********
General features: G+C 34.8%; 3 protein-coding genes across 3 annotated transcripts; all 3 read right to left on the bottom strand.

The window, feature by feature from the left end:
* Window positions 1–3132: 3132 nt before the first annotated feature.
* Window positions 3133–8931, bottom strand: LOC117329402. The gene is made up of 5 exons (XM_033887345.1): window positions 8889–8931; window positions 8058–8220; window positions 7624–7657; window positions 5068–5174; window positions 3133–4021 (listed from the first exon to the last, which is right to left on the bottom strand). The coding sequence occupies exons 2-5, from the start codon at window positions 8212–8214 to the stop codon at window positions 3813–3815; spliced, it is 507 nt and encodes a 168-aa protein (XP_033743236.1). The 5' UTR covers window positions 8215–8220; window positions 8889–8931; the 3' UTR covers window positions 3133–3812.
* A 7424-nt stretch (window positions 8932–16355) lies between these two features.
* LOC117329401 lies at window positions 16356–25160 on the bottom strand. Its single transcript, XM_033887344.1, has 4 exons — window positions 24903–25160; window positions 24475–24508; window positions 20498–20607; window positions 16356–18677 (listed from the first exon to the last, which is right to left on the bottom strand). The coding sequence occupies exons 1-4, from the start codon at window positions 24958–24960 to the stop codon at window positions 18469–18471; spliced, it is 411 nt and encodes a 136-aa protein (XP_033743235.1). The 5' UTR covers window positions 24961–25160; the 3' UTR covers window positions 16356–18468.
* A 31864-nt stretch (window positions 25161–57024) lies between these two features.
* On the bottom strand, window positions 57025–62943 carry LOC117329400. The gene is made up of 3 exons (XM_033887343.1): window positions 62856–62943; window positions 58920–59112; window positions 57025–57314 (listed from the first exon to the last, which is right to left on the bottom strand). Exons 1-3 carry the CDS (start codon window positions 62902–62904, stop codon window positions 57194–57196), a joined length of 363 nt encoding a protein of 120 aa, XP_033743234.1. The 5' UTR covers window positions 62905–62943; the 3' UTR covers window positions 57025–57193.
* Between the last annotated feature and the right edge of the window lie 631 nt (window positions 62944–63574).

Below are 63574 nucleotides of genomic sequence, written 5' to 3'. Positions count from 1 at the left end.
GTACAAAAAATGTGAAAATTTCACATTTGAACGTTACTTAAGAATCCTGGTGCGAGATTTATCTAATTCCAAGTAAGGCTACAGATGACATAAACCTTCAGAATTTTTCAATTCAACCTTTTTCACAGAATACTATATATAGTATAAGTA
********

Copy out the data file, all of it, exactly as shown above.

General features: G+C 34.8%; 3 protein-coding genes across 3 annotated transcripts; all 3 read right to left on the bottom strand.

The window, feature by feature from the left end:
* Window positions 1–3132: 3132 nt before the first annotated feature.
* Window positions 3133–8931, bottom strand: LOC117329402. The gene is made up of 5 exons (XM_033887345.1): window positions 8889–8931; window positions 8058–8220; window positions 7624–7657; window positions 5068–5174; window positions 3133–4021 (listed from the first exon to the last, which is right to left on the bottom strand). The coding sequence occupies exons 2-5, from the start codon at window positions 8212–8214 to the stop codon at window positions 3813–3815; spliced, it is 507 nt and encodes a 168-aa protein (XP_033743236.1). The 5' UTR covers window positions 8215–8220; window positions 8889–8931; the 3' UTR covers window positions 3133–3812.
* A 7424-nt stretch (window positions 8932–16355) lies between these two features.
* LOC117329401 lies at window positions 16356–25160 on the bottom strand. Its single transcript, XM_033887344.1, has 4 exons — window positions 24903–25160; window positions 24475–24508; window positions 20498–20607; window positions 16356–18677 (listed from the first exon to the last, which is right to left on the bottom strand). The coding sequence occupies exons 1-4, from the start codon at window positions 24958–24960 to the stop codon at window positions 18469–18471; spliced, it is 411 nt and encodes a 136-aa protein (XP_033743235.1). The 5' UTR covers window positions 24961–25160; the 3' UTR covers window positions 16356–18468.
* A 31864-nt stretch (window positions 25161–57024) lies between these two features.
* On the bottom strand, window positions 57025–62943 carry LOC117329400. The gene is made up of 3 exons (XM_033887343.1): window positions 62856–62943; window positions 58920–59112; window positions 57025–57314 (listed from the first exon to the last, which is right to left on the bottom strand). Exons 1-3 carry the CDS (start codon window positions 62902–62904, stop codon window positions 57194–57196), a joined length of 363 nt encoding a protein of 120 aa, XP_033743234.1. The 5' UTR covers window positions 62905–62943; the 3' UTR covers window positions 57025–57193.
* Between the last annotated feature and the right edge of the window lie 631 nt (window positions 62944–63574).

Below are 63574 nucleotides of genomic sequence, written 5' to 3'. Positions count from 1 at the left end.
GTACAAAAAATGTGAAAATTTCACATTTGAACGTTACTTAAGAATCCTGGTGCGAGATTTATCTAATTCCAAGTAAGGCTACAGATGACATAAACCTTCAGAATTTTTCAATTCAACCTTTTTCACAGAATACTATATATAGTATAAGTA